Rather than use these disciplinary measures, you have to believe there was a part of TCU head coach Gary Patterson that really wanted to go corporal punishment on Casey Pachall after this latest incident.
For the sake of Gary, and TCU’s reputation, as a “we do it the right way” program, this decision to suspend Pachall indefinitely cannot be a Frog and pony show.
Gary has said he will announce Pachall’s fate on Tuesday at his weekly media luncheon.
According to sources, there is intense political pressure at the top of the school to keep Pachall suspended, at the least.
My gut tells me that this will be a suspension, which will include counseling etc., followed by an eventual reinstatement. It will be a semester long timeout.
That’s not the wrong thing to do.
This has all the makings of an LSU Honey Badger situation. The LSU corner was kicked off the team in early August for a violation of team rules, but has remained at LSU taking classes and there is a chance he can return to the team.
If TCU reinstates Pachall now we will know it has fully embraced all of the trappings, and realities, of big-time college football.
The Frogs may already be there and we are kidding ourselves to think otherwise.
On Aug. 3 I wrote Gary should have suspended his QB for four games after it was learned Pachall failed a drug test for weed, and admitted to the cops that he tried cocaine and ex’. In retrospect, four games was too harsh. Two would have been fine.
Gary very politely disagreed and merely followed university protocol for first time offenders. The head coach was gift-wrapped his out, and thus did not have to play a game without his star QB. The perception existed that Pachall had to walk the line.
Debating whether this situation would have been avoided had Patterson suspended Pachall then is pointless; it happened, and Pachall is suspended now.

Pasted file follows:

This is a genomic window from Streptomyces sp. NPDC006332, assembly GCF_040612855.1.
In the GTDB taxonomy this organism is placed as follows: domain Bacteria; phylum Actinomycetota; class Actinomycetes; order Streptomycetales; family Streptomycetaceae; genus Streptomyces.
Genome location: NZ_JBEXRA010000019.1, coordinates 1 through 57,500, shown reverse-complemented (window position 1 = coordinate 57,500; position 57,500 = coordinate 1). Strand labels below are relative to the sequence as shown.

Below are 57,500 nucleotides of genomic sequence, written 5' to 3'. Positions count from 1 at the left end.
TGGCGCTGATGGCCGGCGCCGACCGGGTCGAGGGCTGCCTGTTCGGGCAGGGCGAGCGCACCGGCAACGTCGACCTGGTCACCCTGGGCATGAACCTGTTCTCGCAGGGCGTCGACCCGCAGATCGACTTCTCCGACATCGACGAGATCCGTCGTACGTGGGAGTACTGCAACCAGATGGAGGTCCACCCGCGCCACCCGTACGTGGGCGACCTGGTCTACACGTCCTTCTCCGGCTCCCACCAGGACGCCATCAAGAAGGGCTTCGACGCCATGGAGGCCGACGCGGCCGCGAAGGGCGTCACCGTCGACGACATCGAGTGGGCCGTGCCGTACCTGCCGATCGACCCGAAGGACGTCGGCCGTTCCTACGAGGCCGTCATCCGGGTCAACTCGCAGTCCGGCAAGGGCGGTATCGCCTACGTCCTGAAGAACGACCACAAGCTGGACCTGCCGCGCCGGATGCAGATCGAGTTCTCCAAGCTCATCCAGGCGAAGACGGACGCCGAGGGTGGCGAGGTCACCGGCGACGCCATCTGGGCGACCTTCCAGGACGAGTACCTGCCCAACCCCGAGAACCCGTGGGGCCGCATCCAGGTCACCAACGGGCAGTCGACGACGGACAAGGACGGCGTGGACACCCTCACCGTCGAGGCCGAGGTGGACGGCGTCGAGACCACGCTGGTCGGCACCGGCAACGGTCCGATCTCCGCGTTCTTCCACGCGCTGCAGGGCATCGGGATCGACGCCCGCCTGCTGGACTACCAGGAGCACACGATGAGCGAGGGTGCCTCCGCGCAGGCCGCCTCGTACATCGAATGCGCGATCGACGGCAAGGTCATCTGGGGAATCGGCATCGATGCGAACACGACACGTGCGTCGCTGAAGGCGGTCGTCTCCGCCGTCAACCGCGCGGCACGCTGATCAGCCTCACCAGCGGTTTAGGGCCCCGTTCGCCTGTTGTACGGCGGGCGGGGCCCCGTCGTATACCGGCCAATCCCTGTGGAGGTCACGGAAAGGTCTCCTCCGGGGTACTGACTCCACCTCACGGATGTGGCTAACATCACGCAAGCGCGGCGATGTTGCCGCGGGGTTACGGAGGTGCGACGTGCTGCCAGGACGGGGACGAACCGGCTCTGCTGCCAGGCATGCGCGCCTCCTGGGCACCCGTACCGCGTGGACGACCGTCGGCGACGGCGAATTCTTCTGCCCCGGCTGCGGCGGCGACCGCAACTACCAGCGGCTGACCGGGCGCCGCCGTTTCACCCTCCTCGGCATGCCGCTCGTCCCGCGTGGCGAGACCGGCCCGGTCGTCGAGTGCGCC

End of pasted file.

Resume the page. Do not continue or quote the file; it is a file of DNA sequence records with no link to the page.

For the first time the head coach is exercising the one piece of leverage he had yet to use – Casey can’t play.
In turn, I commend Pachall for agreeing to sit in timeout to think about what he has done. He could easily have quit TCU, and transferred to another school that would have gladly accepted his presence as a present.
This is no different than telling a little boy, “You can go to the party – but you’re going to stand behind the glass window and watch them play games and eat chocolate cake.”
Should his teammates struggle, he knows some of it is going to be on him. That is not going to be fun.
Know this – this is Pachall’s second official strike with TCU.
Strike One was the university-administered failed drug test he admitted to the cops in February. Admitting to the police he used cocaine and ecstasy did not register in the ball/strike count.
Strike Two was the DWI on Wednesday night.
TCU is acting in a way it is not sure there will be a chance for a third strike.
The parent in me feels for Pachall’s mother and father, and even Patterson. You try and you try and you try and then there is no choice but to try again.
Only after we have children of our do we empathize why on certain days our parents wanted to dump us at a local Army recruiter’s office, or throw us in the lion’s pit at the zoo.
While the money in and around college football is for the adults, we are still talking about kids who are operating in the playpen that is college.
This does not excuse a DWI. A lot of innocent people die in DWI accidents. When it comes to DWI how many of us can say, “There by the grace of God go I”?
A lot of people, such as Father Randy Galloway, and many TCU people, think Pachall has to go. That he has had more than enough chances and it is time to wash their hands of him, and to let someone else deal with him.
At a minimum, he has no more room at TCU. Casey has unknowingly cost himself a lot of money in potential NFL draft status.
Taking away the game is the last card TCU and GP can play.
In terms of perception, it may already be too late to kill the notion that winning has not already compromised standards at TCU just like it does so at many other places.
It is not too late, nor is it ever too late, to try for Casey’s sake.
For now, the thinking chair is worth a try.@MacEngelProf
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